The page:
Worldwide, 600 million women are illiterate compared to 320 million men (UNFPA, 2005). From 1998-2008, the number of unemployed women grew from 70.2 to 81.6 million (ILO 2008). Approximately 1.5 to 3 million girls and women are killed every year through gender-related violence.
In December 2009, World Vision Australia launched a new report, entitled Refocusing rhetoric into action. Investing in women: Why it matters. The report presents compelling evidence of the effects poverty and marginalisation have on women and girls. The research for this report has been drawn from a large range of recognised sources, including the World Bank, UNICEF, the International Labour Organisation (ILO), the United Nations Fund for Population Activities (UNFPA), the Food and Agriculture Organsiation, and many others.
Refocusing rhetoric into action is part of World Vision’s contribution to strengthening and informing Australians about the importance of empowering women and girls.
The report is comprehensive – providing information on the status of women in areas of education, health, access to resources, property and inheritance rights, economic empowerment, political participation, gender-based violence and female genital mutilation/cutting.
What the report strongly shows is that the startling numbers given above are not merely statistics – they reflect the realities faced every day by women and girls around the world. Others include:
- Around 55% of the 75 million children out of school are girls (World Bank 2009).
- Globally, more girls than boys die before age 5. This is attributed to the inequalities and discrimination experienced by girl children from birth (UNICEF 2008).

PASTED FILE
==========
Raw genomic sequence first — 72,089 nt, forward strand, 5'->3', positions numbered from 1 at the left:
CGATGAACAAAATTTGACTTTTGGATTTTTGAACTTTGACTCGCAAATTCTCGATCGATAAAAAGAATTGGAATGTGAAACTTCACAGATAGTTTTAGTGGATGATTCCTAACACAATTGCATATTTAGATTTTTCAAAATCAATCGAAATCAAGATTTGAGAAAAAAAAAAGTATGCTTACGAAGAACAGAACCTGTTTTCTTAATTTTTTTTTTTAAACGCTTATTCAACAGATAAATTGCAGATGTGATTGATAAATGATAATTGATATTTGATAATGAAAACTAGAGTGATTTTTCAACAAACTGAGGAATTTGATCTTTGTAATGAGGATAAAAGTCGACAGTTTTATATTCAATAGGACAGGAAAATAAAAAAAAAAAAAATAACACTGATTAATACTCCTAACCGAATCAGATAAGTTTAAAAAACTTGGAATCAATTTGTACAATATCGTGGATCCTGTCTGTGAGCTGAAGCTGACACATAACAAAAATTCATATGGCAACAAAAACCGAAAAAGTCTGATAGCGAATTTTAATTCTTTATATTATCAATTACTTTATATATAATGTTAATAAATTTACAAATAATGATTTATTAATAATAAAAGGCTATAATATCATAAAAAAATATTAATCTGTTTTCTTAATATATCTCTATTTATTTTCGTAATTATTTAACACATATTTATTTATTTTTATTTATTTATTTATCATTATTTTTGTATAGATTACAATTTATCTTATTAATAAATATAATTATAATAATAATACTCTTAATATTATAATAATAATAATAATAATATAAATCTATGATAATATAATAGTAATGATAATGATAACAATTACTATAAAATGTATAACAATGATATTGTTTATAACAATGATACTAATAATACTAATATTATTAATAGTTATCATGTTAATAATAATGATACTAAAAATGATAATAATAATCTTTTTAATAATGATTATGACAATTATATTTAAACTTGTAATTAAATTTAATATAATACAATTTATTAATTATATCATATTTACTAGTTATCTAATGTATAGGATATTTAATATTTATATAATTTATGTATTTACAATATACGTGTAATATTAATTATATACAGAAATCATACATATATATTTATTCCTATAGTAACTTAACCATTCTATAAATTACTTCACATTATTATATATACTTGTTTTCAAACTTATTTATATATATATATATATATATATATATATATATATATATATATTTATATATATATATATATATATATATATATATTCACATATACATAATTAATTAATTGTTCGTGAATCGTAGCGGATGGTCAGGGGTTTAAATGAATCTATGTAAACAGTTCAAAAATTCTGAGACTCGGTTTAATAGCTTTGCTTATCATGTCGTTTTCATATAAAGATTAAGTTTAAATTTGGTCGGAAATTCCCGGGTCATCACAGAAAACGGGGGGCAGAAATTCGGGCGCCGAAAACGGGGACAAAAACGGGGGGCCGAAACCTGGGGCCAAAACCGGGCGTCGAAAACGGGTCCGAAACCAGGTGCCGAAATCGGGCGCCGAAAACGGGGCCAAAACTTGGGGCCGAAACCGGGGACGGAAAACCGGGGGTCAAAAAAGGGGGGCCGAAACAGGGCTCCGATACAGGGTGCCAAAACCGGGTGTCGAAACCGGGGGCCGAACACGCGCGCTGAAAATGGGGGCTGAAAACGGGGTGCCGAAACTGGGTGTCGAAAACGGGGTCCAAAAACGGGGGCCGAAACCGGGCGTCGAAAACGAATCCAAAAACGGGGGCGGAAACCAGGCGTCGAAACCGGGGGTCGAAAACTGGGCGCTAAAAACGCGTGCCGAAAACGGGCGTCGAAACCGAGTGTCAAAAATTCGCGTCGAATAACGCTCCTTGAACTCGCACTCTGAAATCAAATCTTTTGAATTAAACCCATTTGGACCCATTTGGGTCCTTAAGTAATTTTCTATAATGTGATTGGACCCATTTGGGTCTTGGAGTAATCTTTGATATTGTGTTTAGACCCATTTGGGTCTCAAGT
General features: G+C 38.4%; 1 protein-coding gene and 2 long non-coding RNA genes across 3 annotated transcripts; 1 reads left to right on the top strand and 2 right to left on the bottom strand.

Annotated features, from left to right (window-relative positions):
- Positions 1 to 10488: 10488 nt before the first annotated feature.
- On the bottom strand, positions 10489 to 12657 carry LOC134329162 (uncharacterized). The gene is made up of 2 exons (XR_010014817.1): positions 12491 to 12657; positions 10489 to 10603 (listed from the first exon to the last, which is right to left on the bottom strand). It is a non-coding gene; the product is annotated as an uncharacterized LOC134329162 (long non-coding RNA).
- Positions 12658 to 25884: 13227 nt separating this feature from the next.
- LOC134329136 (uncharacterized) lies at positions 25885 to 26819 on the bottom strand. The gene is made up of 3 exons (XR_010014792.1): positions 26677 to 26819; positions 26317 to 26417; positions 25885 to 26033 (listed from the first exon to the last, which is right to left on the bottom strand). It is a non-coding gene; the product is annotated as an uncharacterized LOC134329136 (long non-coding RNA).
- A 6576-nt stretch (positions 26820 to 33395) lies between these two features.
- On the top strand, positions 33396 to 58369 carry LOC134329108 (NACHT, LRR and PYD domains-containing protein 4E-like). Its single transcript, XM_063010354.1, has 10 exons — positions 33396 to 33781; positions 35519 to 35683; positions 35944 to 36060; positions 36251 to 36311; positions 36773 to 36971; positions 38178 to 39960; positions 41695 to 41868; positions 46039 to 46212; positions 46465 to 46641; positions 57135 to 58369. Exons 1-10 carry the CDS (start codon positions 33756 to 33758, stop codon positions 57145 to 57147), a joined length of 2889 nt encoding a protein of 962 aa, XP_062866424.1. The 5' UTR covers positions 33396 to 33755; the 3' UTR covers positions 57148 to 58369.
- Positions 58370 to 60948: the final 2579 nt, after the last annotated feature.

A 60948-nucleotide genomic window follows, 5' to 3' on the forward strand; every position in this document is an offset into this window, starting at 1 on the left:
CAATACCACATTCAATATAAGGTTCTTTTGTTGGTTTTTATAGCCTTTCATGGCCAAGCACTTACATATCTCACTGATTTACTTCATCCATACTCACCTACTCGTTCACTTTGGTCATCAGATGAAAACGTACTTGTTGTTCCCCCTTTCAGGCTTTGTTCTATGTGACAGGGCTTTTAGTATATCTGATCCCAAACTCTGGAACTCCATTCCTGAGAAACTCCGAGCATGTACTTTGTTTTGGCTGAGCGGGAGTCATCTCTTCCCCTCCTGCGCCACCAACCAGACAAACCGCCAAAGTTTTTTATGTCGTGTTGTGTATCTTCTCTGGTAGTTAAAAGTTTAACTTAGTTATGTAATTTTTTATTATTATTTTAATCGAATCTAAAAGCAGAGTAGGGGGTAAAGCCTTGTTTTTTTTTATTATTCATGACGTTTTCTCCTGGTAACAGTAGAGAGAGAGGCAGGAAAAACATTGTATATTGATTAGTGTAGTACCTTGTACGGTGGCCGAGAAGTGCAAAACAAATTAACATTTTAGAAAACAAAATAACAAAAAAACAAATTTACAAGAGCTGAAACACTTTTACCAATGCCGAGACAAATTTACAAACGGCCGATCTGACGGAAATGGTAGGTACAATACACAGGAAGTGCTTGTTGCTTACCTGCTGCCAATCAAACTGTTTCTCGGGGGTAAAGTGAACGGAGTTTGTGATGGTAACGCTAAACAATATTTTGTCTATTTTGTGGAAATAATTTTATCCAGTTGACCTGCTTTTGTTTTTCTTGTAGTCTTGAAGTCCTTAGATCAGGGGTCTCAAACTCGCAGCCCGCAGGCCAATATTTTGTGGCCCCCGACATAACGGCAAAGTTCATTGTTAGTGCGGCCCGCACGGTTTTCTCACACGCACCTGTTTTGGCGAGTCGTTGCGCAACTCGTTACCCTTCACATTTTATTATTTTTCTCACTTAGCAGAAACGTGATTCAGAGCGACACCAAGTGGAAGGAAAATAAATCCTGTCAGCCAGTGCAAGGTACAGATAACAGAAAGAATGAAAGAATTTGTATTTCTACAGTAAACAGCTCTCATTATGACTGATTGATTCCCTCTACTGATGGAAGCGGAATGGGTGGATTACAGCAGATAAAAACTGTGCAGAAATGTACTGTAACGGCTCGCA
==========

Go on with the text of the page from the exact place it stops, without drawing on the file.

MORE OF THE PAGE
- 536,000 women die each year from pregnancy complications – 1 every minute. For every woman that dies, 20 or more are injured or disabled (UNFPA 2009).
- The harmful, traditional practice of Female Genital Mutilation/Cutting is practised in over 30 countries around the world (UNICEF 2005).
- Women in Africa represent 52% of the total population, contribute approximately 75% of the agricultural work, and produce 60-80% of the food, yet earn only 10% of African incomes and own just 1% of the continent's assets (FAO).
- Women work 2/3 of the world’s working hours.
- Women own only 1-2% of all titled land worldwide (Steinzor 2003).
World Vision believes that gender equality needs to be prioritised in order to achieve effective and sustainable development. Millennium Development Goal 3 (and Australia is a signatory to the Millennium Development Goals) calls on the world’s governments to promote gender equality and empower women.
To read the full report, you can download it here. To view other World Vision publications, see our Reports, research & publications page.
This was originally published on the 11th of January 2010.